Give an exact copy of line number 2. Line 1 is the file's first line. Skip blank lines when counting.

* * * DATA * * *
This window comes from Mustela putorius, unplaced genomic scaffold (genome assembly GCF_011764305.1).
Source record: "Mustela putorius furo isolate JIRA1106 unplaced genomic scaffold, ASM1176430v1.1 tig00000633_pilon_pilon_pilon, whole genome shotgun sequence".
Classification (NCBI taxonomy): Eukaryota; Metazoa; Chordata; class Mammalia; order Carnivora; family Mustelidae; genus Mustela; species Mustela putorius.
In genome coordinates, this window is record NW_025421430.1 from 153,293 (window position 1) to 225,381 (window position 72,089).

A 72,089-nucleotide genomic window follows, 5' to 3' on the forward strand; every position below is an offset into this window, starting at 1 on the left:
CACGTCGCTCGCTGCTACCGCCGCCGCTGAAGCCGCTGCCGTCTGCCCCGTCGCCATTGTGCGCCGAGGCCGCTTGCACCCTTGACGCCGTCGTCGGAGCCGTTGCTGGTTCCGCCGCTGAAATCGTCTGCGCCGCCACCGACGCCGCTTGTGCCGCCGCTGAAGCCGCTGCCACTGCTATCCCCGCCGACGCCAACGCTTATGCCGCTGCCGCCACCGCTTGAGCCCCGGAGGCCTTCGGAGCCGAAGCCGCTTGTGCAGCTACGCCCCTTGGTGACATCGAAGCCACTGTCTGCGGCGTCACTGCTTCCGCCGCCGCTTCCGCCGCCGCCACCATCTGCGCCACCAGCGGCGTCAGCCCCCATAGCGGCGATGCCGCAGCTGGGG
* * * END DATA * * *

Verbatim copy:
Source record: "Mustela putorius furo isolate JIRA1106 unplaced genomic scaffold, ASM1176430v1.1 tig00000633_pilon_pilon_pilon, whole genome shotgun sequence".